[…] There were grass-grown tumuli on the hills to which of old I used to walk, sit down at the foot of one of them, and think. Some warrior had been interred there in the ante-historic times. The sun of the summer morning shone on the dome of sward, and the air came softly up from the wheat below, the tips of the grasses swayed as it passed sighing faintly, it ceased, and the bees hummed by to the thyme and heathbells. I became absorbed in the glory of the day, the sunshine, the sweet air, the yellowing corn turning from its sappy green to summer’s noon of gold, the lark’s song like a waterfall in the sky. I felt at that moment that I was like the spirit of the man whose body was interred in the tumulus; I could understand and feel his existence the same as my own. He was as real to me two thousand years after interment as those I had seen in the body. The abstract personality of the dead seemed as existent as thought. As my thought could slip back the twenty centuries in a moment to the forest-days when he hurled the spear, or shot with the bow, hunting the deer, and could return again as swiftly to this moment, so his spirit could endure from then till now, and the time was nothing […]

halcyon days —
ancient mounds and hills
instinct with spirit
Artist Credit The Featured Image is of ‘The Wittenham Clumps’ by Paul Nash. He was passionately drawn to places in the landscape with ancient, mystical connections such as the Avebury stone circle and The Wittenham Clumps, and painted them many times
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Artists Inspired by Nature – Leo Paul Robert

Leo Paul Robert: Whitethroat

Originally posted on March 6, 2019 @ 10:05 pm

Leo Paul Robert (1851-1923) - was the most highly regarded Swiss ornithological artist at the turn of the century. But he only established a reputation as a landscape painter and painter of birds later in his career.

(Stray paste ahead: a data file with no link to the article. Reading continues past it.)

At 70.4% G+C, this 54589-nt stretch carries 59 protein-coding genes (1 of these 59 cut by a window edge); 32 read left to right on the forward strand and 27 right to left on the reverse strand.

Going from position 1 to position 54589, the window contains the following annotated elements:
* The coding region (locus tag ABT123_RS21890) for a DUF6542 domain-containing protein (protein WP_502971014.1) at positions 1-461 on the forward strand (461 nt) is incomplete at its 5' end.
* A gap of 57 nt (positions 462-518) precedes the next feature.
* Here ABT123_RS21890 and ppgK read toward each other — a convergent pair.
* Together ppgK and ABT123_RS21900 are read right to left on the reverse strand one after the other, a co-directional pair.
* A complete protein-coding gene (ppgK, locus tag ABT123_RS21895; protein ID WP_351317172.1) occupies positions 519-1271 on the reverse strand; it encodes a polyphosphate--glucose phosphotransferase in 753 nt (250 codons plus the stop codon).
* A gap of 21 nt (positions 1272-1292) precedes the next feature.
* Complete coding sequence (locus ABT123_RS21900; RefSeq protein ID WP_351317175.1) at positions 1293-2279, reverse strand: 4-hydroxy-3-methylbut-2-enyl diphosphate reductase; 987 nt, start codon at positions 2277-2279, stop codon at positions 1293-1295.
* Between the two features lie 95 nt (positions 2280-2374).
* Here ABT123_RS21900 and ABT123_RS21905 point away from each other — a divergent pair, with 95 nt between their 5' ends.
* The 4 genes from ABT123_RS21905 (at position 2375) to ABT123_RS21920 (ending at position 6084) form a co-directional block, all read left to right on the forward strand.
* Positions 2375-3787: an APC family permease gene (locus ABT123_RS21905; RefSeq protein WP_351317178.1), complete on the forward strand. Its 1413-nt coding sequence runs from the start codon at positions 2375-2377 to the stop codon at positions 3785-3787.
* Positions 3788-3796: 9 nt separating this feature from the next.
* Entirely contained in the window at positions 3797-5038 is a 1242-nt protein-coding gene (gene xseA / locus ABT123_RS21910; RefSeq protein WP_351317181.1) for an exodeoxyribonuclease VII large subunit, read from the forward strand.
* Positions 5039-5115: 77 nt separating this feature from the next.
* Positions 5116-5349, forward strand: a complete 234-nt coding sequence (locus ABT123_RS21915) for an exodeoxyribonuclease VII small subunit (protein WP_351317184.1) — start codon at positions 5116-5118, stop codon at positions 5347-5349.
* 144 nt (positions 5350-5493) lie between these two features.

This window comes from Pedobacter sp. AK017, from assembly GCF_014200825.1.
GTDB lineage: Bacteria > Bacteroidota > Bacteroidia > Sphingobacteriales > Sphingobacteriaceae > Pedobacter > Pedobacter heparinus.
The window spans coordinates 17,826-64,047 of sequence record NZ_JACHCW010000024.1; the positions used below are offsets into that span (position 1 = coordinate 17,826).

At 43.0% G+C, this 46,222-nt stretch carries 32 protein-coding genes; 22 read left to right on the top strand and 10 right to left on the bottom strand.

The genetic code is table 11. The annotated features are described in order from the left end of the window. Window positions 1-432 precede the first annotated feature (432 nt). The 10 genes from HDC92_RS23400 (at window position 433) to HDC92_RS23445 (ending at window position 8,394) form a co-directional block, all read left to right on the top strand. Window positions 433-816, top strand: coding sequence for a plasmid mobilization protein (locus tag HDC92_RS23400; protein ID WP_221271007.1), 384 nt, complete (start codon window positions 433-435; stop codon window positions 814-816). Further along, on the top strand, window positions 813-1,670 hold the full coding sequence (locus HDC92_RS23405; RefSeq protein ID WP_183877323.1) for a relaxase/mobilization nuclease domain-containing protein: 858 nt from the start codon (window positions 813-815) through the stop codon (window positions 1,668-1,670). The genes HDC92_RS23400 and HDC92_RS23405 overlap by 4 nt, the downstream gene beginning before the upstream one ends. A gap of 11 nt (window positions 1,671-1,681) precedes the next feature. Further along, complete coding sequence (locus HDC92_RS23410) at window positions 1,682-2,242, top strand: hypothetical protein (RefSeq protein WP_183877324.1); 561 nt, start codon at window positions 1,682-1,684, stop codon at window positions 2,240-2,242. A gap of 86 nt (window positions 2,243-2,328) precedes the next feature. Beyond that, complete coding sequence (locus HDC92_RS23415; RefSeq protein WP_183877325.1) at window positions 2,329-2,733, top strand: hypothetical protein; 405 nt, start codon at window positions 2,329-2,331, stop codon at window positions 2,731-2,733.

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A Carousel of Birds

Yellow Wagtail by A W Seaby

Originally posted on March 6, 2019 @ 10:05 pm

A Carousel of Birds ...

My chief delight is in nature, and when I look at a picture it is to find something about nature in it, especially some expression of the feeling produced in us by nature, which is, to me, the most important thing in life ... Adapted from  W H Hudson - 'Afoot in England’ - 1909

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The Art of the Postcard

Chaffinch by David Morrison Reid-Henry

Originally posted on March 9, 2019 @ 2:47 pm

The Art of the Postcard .....

The art card is probably the most important category in antique postcards. Think of these cards as 3 1/2" x 5 1/2" original high quality prints, which they are, instead of as postcards. Artists could make extra income by selling postcard prints of their work. This booming market drew the very best artists, creating a wealth of quality material unmatched in the art world.

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Signs of Spring

Originally posted on March 6, 2019 @ 10:05 pm

SIGNS OF SPRING
Rebecca Welshman

Jefferies’ field notebooks are full of references to the passing seasons. Each year he carefully noted the first signs of spring and summer and found happiness in the visible tokens of the seasons as they returned.  As he wrote in The Open Air “I knew the very dates of them all—the reddening elm, the arum, the hawthorn leaf, the celandine, the may; the yellow iris of the waters, the heath of the hillside. The time of the nightingale—the place to hear the first note.”

via Signs of Spring

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A Song for May

The Hawthorn (or May Tree) by Margaret W. Tarrant (1888-1959)

Originally posted on March 9, 2019 @ 2:47 pm

A Song for May - This post is a mashup of anecdote, memoir, and selected prose from Richard Jefferies and W H Hudson, illustrated with seasonal atmospheric soundscapes. Join me for a day, if you will in a celebration of nature’s symphony ...

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Summer Meadows

Streamside meadow by the Windrush

Originally posted on March 9, 2019 @ 2:47 pm

Lying lazy in a meadow by a stream home to sheep ‘n’ cows and wagtail yellow buttercups dance in the meadow grass so high above kestrel hover a flit of swallow ... wild rainbow cast the summer breeze ‘cross grasses mix’d an artists palette red gold ‘n’ green finches twitter ‘n’ tweeze ...